Culture and comments Though rarely available commercially, here is a modest-sized fern to use as a landscaping substitute for Dryopteris wallichiana. With subdued peach-hued new growth, albeit missing the dominant sheath of sinister scales, it is ornamental and content in light shade and woodland soil. once established, it is drought tolerant as well as better adapted to extremes of temperatures.
(1908) described some 296 cultivars, which rightly or wrongly are by some people termed simple monstrosities (G. Schneider 1892). Although most of these originated in Victorian Britain and have been lost to cultivation in the ensuing years, many are still proudly displayed and maintained in the gardens of collectors worldwide. They are extremely variable in form and dissection ranging from the fine tracery of the airy plumose varieties, to those with eccentric twists and turns, to the heavily tasseled and ornate crested types (from Mother Nature's baroque period). The latter are so embellished that they are best employed as specimen focal points. Grouped together they are more museum pieces than landscape art. Most do not come true from spores and should be propagated by division. Note also that, like the species, they break easily and should be located out of harm's way. All are early deciduous and, if winter landscaping projects are on the agenda, should be flagged so as not to...
Culture and comments Widely adaptable and cultivated, Osmunda regalis and its varieties are noble and trouble-free ornamental selections for the beginning fern gardener as well as the specialist. The tall bold sprays of foliage are statuesque as backdrops or as foreground focal points. All tolerate various exposures including full sun in wet sites and strongly prefer acid soils. in upland gardens supplemental water is a requirement. They are, however, deciduous so the garden design must allow for a winter visual void. Prior to the British Victorian fern-collecting heyday of the late nineteenth century, the species was very widespread in the British Isles including stands in central London. While diminishing the wild population, the collecting fever yielded some interesting cultivars that are still popular today.
Culture and comments This fern is easily grown in moist acidic soil in the partially sunny to the lightly shaded garden bed. With its exceptional cold tolerance it is a welcome landscaping plant in nature's cold-challenged areas. Osmunda clay-toniana was formerly known botanically and descriptively as O. interrupta.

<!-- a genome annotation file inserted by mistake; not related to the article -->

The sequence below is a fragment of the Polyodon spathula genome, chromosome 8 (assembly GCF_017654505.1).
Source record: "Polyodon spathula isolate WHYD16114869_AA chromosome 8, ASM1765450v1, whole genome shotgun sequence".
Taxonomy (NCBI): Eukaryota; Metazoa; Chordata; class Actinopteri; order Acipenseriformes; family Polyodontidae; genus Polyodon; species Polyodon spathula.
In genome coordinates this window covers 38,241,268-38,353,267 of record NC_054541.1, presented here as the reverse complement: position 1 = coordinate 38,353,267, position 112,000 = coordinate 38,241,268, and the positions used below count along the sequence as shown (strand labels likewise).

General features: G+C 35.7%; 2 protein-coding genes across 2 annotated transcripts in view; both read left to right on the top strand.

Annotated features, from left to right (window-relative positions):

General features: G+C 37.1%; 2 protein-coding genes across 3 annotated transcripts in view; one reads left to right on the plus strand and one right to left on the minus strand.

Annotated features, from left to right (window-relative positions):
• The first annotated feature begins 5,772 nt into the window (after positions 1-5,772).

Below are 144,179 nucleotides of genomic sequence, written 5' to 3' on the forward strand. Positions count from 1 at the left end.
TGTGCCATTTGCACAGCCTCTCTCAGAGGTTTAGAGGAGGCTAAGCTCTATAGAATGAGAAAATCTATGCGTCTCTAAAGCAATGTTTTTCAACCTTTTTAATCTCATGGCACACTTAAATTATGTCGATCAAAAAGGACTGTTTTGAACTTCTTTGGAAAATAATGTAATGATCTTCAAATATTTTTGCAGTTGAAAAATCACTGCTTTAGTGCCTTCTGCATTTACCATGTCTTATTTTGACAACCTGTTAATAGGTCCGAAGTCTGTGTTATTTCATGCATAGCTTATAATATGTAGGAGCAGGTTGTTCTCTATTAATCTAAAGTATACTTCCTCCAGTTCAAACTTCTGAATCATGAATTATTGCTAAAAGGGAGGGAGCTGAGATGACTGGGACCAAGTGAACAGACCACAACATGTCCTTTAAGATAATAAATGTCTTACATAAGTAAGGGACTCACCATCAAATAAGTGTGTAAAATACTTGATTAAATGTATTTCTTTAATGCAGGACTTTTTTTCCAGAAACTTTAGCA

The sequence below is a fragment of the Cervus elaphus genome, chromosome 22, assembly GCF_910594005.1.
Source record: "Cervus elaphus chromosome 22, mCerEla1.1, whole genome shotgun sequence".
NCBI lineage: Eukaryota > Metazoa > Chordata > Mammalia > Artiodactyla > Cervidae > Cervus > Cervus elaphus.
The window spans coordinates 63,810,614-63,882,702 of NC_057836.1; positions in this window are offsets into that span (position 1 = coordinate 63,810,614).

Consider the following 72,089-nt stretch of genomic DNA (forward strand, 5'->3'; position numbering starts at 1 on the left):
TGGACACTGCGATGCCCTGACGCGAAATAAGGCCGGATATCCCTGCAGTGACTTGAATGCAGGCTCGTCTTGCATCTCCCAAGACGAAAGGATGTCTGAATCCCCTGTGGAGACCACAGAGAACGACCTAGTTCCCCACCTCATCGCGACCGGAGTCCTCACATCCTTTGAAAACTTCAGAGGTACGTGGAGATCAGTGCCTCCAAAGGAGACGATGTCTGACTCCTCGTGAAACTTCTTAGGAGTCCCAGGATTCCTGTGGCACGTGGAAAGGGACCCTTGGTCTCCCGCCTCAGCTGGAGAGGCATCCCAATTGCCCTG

Culture and comments Here, at last, is a species that is easily identified and readily makes the transition into a home landscape. it will roam around in light soil without being invasive and is especially welcome as a winter cover in sites where other plants are dormant. Conversely, it does leave a blank in the summer garden design until new foliage unfurls from midsummer to early autumn. For year-round mobility, it can be grown in a basket and displayed or hidden as the seasons and foliar compositions demand. The rhizomes are used by Native Americans for licorice flavoring.
Culture and comments In the landscape design this is a stout and solid element with a height somewhat more home-garden proportionate than the Cyathea giants. it should be an easy choice for Zone 9 and 10 gardens. Tidy gardeners need to adjust to the appearance of the dead skirts and resist the temptation to remove them, which, while possibly improving the fern's cosmetic appearance, would hinder their cold resistance.
Culture and comments German specialists have this in cultivation in protected Zone 6 gardens. My lone plant survived its first winter (as a youngster) in Zone 8. With its mid green radiance, it is a handsome complement to the pastel greens, hosta blues, and pale yellows in the garden design. Give it nutrient-rich compost, plenty of shade, and a site nestled among shrubby plants for protection from the extremes of heat and cold.
Stoloniferous ferns with rhizomes on steroids, such as Matteuccia struthiopteris (ostrich fern), will happily go forth and colonize, with new plants appearing at some distance from the parent. These can be dug as individuals and easily reestablished (or graciously given away to a friend in need of instant landscaping). I bought one Matteuccia some 20 years ago, and left it in its pot over the winter. It eventually found a home but not before the stolons escaped from the pot and made their way into the surrounding garden. Every spring two or three babies still doggedly appear at the original site and every spring I still doggedly dig them up.
Culture and comments The rusty-scaled new crosiers provide a dramatic springtime show, and the massive mature massif adds reliable year-round substance to the garden design. Its bushy habit makes this useful for screening as well as a statuesque single specimen. It is not particular about soil or site and once established is quite drought tolerant. There are several widely distributed cultivars. All are exceptionally cold tolerant and all come true from spores.
Homeowners Guide To Landscaping
How would you like to save a ton of money and increase the value of your home by as much as thirty percent! If your homes landscape is designed properly it will be a source of enjoyment for your entire family, it will enhance your community and add to the resale value of your property. Landscape design involves much more than placing trees, shrubs and other plants on the property. It is an art which deals with conscious arrangement or organization of outdoor space for human satisfaction and enjoyment.